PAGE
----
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Brachytherapy for Prostate Cancer

Dr. Alan Sadah

As a urologist, Dr. Alan Sadah is on staff at Advocate Good Samaritan Hospital, Alexian Brothers Medical Center, Chicago Prostate Cancer Center, Gottlieb Memorial Hospital, Kindred Hospital, St. Alexius Medical Center, Westlake Hospital, and West Suburban Medical Center. Also practicing at Metro Chicago Surgical Oncology, Dr. Alan Sadah offers brachytherapy as a treatment for prostate cancer.

Many patients with prostate cancer undergo brachytherapy. The treatment may be the sole intervention for patients with early-stage cancers, but larger or more advanced cancers may require treatments such as hormone therapy or external beam radiation. Brachytherapy is generally not recommended for patients with advanced metastasized prostate cancer.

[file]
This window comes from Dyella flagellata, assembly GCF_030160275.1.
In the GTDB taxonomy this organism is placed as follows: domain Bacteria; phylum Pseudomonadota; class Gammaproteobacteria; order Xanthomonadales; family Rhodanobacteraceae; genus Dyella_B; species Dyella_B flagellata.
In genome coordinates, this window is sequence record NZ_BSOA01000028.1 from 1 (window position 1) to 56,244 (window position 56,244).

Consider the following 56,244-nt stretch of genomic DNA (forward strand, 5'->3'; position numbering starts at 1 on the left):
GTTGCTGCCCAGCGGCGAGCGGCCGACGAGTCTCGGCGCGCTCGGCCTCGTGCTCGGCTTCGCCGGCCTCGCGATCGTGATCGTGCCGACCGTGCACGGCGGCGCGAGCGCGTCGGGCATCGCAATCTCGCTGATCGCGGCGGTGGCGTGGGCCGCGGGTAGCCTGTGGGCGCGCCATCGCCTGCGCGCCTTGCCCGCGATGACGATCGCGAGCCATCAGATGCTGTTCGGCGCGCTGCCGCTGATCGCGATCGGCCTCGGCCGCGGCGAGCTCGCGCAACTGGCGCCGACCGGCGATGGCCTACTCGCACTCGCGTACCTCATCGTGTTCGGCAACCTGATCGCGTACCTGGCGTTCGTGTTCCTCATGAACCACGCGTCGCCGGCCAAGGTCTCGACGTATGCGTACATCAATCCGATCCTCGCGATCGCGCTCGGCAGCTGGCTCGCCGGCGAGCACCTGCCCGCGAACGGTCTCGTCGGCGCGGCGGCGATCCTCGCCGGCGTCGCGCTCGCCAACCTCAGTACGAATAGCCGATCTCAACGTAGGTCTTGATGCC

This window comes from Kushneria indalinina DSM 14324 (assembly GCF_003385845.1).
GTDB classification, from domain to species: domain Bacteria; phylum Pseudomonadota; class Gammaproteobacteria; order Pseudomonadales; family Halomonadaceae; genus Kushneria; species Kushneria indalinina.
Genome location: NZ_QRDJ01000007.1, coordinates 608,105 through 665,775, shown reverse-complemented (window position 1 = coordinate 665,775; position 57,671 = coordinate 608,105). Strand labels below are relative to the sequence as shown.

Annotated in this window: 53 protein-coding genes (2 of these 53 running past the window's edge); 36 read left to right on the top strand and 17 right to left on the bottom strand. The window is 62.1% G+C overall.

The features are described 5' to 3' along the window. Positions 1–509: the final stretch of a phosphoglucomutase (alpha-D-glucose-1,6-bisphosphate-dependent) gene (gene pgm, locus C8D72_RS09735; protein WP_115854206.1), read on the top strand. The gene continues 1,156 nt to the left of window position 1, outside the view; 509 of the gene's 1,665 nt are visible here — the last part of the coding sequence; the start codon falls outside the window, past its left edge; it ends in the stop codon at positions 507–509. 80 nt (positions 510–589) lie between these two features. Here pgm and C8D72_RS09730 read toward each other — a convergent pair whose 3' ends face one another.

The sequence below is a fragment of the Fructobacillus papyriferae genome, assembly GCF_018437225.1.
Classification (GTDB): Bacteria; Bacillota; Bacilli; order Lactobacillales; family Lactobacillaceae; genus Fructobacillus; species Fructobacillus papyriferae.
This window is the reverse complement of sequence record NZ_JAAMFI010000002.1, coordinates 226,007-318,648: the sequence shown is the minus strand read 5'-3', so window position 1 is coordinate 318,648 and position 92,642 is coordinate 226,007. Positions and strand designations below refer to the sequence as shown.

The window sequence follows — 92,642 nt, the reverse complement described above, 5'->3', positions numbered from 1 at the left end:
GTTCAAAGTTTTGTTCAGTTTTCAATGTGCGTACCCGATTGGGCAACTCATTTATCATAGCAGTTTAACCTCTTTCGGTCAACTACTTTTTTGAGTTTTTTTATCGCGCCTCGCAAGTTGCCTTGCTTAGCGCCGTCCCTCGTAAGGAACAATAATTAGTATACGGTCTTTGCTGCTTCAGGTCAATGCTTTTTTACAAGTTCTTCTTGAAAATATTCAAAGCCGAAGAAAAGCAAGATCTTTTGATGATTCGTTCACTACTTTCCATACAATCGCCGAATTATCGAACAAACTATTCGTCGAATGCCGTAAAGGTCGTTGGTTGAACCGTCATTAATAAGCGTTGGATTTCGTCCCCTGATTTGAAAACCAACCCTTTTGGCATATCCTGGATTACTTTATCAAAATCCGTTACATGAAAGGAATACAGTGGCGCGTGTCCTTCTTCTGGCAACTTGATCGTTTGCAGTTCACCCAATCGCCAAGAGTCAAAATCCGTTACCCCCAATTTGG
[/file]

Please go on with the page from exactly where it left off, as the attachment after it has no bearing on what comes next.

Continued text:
Prostate brachytherapy requires the placement of radioactive structures inside the prostate gland, where they release radiation that attacks the cancer cells. Many patients receive temporary (high-dose) brachytherapy, in which the gland receives catheters of radiation for only a few minutes. The therapy usually requires three treatments of five to 15 minutes each.
Other patients undergo permanent (low-dose) prostate brachytherapy. In this procedure, the physician inserts radioactive seeds or pellets that release radiation over a period of weeks or months. The radiation kills the cancer cells while minimizing damage to surrounding tissues.

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